The Society for Conservation Biology Kingston Chapter and the Department of Biology at Queen’s have invited Dr. Bill Montevecchi to come to Kingston this week for two talks (Thursday 7pm; Friday 11am; abstracts below).
Bill Montevecchi is a Professor in the Cognitive and Behavioural Ecology Program at Memorial University in Newfoundland. He is internationally renowned for his long-term, interdisciplinary research on behavioural ecology of marine and terrestrial birds.
“The Long Reach of The Deepwater Horizon Disaster”
Thursday March 8th, 7pm, Biosciences Complex room 1102
Research on the movement ecology of marine birds provides robust biological means with which to assess environmental risks and the consequences of anthropogenic disasters.
In April 2010, the Deepwater Horizon, a deep water rig, exploded in the Gulf of Mexico killing 11 workers and creating the largest oil pollution event in North American history with unknown environmental damages. Northern gannets from eastern Canadian colonies suffered the third highest oil-related mortality, following resident laughing gulls and brown pelicans. It appears that most of the gannets killed were sub-adults - the major implication being that we are unlikely to detect a population effect. This is virtually always the case following environmental disasters and other human-induced mortality sources. What are the implications for environmental responsibility and litigation?
As is the case in the Gulf of Mexico, regulation at offshore hydrocarbon installations in eastern Canadian waters are inadequate to ensure environmental protection. Tracking seabirds is highlighting important marine areas, many of which are at risk to oil developments on the Grand Bank. Some revealing examples will be presented, and some options about attempting to reclaim the ocean from corporate control will be discussed.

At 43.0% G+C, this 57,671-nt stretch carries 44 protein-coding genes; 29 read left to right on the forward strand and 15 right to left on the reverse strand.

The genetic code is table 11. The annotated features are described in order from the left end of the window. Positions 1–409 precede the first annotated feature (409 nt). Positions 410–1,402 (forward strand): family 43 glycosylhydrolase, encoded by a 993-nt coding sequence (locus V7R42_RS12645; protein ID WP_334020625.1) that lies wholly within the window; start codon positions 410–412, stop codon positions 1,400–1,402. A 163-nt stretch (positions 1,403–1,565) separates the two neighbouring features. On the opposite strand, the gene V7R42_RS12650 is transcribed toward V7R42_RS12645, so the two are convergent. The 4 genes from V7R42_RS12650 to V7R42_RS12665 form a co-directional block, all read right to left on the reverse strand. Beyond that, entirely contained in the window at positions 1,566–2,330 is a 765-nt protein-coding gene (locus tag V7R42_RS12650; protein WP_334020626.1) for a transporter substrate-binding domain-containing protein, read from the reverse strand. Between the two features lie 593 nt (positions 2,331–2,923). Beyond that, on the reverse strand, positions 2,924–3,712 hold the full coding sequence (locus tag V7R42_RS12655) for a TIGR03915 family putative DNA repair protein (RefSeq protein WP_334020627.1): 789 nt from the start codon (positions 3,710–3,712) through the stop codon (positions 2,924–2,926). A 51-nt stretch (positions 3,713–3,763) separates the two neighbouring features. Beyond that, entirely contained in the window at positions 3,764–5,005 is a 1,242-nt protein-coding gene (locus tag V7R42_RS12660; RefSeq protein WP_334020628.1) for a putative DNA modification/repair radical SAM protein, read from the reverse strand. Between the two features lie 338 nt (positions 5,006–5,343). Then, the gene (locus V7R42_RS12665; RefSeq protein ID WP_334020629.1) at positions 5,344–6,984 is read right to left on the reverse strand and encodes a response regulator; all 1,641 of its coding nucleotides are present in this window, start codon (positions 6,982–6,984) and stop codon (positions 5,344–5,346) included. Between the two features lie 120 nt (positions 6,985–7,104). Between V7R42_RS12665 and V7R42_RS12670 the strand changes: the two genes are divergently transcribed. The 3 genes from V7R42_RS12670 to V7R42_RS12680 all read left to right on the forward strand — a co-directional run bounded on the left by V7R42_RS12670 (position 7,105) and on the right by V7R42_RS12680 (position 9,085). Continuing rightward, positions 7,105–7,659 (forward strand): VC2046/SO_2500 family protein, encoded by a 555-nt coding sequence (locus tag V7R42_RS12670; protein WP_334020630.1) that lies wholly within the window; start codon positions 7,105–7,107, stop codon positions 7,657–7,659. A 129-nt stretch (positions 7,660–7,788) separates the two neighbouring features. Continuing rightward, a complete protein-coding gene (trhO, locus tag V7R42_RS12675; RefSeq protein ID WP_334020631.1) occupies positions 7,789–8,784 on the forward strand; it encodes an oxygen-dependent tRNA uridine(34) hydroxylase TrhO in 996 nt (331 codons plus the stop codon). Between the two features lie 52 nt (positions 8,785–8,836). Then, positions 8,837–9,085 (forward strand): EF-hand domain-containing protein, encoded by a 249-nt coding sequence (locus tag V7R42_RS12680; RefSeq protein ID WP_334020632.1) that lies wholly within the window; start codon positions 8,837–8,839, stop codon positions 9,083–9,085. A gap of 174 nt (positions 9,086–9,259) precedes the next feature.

“Tracking Atlantic Seabirds: Foraging, Migration, Habitat Use and Population Interactions”
Friday March 9th, 11am, Biosciences Complex room 3110
The miniaturization of bird-borne behavior-logging and tracking devices have revolutionized studies of free-ranging individuals and their responses to environmental conditions. Inter- and intra-colony and species comparisons reveal flexible foraging behavior to different prey fields as well as persistent parental tactics to predictable prey aggregations by gannets and murres. Studies of their migratory behavior show consistent inter-annual spatial and temporal movement patterns by individuals and differences in winter habitat use with varying degrees of ecological segregation among colonies and between congeneric murre species. Trans-Atlantic migration of a subset of Northern Gannets from Newfoundland colonies suggest associations with eastern Atlantic populations. Tracking studies are also highlighting anthropogenic risks and ocean hotspots which have been heretofore impossible to document with banding and vessel surveys.